To ensure you’re valuing the home properly, do your research. Establish a good set of comps based on median home listing prices, recent sale prices, and more. Ask your agent for guidance here, as they can usually determine the value based on what they’ve observed working firsthand in the market.
If you’re really not sure that any figure you concoct will be up to snuff, hire a professional appraiser to do it for you and work from there. They’ll do all the legwork on creating a “fair” price, and you are welcome from there to buff it up in hopes for a better profit or list it as is.
6. Stage your home.
Have you ever had company come over and you found yourself snatching up clutter from each room and apologizing profusely?
You don’t want to be doing that when buyers are looking at the home. Not only does this make an otherwise viable property seem like a dump, but it makes it more difficult for a person to envision them occupying that space while there’s so much of someone else’s stuff literally everywhere.
Channel your inner Marie Kondo and get the clutter under control immediately. You want the place clean as well, so be ready to vacuum, sweep, mop, dust, clean windows, bathrooms, showers, and more. It needs to sparkle and shine as much as possible so buyers don’t focus on the wrong things during a walkthrough.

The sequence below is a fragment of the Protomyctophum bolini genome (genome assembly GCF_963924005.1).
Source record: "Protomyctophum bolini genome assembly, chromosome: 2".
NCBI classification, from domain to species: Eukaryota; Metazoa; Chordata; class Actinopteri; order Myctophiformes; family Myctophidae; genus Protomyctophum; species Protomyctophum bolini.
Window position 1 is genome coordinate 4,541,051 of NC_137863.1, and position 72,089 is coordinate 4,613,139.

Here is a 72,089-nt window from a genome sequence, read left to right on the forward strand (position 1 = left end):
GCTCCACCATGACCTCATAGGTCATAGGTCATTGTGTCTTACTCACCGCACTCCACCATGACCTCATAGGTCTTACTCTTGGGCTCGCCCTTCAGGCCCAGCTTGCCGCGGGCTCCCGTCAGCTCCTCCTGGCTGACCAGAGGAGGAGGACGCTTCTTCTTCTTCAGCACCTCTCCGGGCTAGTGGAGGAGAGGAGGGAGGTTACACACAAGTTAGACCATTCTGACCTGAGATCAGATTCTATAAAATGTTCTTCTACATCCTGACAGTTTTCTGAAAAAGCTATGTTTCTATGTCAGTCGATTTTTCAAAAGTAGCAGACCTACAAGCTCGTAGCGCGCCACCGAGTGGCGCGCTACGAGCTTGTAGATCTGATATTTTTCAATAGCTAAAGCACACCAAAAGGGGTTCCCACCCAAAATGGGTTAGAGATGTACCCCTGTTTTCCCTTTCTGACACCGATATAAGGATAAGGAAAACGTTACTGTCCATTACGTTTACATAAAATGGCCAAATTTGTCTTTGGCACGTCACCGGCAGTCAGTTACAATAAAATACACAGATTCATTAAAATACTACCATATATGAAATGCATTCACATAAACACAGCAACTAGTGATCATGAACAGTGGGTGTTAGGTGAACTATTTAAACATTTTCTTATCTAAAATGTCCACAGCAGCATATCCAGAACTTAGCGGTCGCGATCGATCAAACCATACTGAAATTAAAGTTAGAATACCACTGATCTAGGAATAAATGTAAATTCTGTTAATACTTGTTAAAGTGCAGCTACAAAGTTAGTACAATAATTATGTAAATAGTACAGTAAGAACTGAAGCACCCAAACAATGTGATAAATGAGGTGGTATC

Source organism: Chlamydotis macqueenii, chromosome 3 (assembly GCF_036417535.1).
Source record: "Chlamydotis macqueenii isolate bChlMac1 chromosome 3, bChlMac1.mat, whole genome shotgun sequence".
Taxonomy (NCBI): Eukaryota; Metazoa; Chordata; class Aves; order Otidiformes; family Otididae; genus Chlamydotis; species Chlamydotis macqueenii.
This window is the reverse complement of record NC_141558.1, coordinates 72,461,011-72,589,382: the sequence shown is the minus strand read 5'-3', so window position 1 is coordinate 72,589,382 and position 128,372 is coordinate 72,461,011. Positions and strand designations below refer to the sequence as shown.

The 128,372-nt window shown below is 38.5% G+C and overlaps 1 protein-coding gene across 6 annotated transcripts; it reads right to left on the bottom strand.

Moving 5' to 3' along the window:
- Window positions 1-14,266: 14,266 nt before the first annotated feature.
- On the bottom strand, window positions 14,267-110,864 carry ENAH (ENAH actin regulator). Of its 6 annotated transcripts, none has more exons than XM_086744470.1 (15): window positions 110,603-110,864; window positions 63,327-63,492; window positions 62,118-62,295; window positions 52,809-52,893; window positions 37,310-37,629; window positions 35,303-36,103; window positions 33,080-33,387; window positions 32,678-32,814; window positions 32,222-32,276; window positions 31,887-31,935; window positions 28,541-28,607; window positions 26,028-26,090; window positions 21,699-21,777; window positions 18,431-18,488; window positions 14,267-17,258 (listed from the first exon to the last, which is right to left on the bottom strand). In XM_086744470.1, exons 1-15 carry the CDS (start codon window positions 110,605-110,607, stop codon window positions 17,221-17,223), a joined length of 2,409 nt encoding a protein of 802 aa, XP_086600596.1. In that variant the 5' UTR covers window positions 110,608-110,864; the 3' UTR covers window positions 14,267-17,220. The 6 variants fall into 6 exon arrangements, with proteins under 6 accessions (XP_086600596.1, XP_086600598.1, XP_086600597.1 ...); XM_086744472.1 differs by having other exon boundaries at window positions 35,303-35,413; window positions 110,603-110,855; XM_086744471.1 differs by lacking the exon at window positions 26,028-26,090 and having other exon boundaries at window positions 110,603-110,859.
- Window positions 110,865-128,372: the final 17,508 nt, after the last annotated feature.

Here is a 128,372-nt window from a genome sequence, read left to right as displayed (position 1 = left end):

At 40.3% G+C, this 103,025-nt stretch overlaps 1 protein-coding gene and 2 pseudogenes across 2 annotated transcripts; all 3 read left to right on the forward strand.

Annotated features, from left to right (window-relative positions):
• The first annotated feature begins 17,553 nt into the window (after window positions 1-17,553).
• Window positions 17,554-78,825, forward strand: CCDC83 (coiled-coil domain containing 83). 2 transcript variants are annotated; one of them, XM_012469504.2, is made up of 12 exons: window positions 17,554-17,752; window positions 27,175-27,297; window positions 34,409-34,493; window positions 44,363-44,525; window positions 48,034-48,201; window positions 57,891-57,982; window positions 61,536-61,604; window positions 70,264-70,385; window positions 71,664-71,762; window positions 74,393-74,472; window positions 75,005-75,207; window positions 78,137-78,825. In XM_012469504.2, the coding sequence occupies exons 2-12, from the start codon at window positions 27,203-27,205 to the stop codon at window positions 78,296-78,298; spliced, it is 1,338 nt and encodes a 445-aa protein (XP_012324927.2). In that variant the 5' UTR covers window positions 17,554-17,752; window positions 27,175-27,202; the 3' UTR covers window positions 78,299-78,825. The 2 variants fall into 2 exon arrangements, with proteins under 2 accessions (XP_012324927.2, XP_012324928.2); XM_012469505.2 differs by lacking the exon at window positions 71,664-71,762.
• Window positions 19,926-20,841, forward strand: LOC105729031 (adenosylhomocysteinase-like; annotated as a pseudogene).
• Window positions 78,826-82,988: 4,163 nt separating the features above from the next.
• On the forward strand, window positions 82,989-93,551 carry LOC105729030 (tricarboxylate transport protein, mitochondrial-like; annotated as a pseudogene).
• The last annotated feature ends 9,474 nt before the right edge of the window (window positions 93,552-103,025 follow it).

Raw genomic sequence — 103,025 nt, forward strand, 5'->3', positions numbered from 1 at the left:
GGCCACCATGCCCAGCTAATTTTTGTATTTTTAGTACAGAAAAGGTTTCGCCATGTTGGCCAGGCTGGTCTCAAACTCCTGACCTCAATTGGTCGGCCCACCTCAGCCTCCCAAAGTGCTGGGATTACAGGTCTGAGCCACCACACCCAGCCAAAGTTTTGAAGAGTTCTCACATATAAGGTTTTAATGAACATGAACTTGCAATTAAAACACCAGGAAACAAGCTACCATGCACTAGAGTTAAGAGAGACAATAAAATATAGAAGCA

As for the actual layout and floor plan, consult your agent or a staging expert to determine if what’s already there is going to help or hurt your efforts. Sometimes, a little bit of rearranging will maximize a floor plan in a better way than what you were accustomed to. At other times, you’re better off letting the experts bring some staging furniture and overhauling the space to really showcase it just right.
Finally, be ready to keep small children and pets out of the way of buyers. When selling your home, it can be difficult to vacate the area as it is, but it’s doubly so when you have one or more rugrats or furry pals to wrangle up and bring with you. Account for this as much as possible so your buyers will have an uninterrupted experience while visiting the house.
7. Execute a marketing strategy.
So you have the place looking spiffy and you set it up just right, but now how do we get the word out?
We recommend letting your agent do all the heavy lifting here, but if your property is FSBO then you may need to develop a marketing strategy all by your lonesome. Luckily, you don’t have to have a background in advertising to get it out there and in front of buyers and their agents. All you need is a little know-how and a lot of follow through.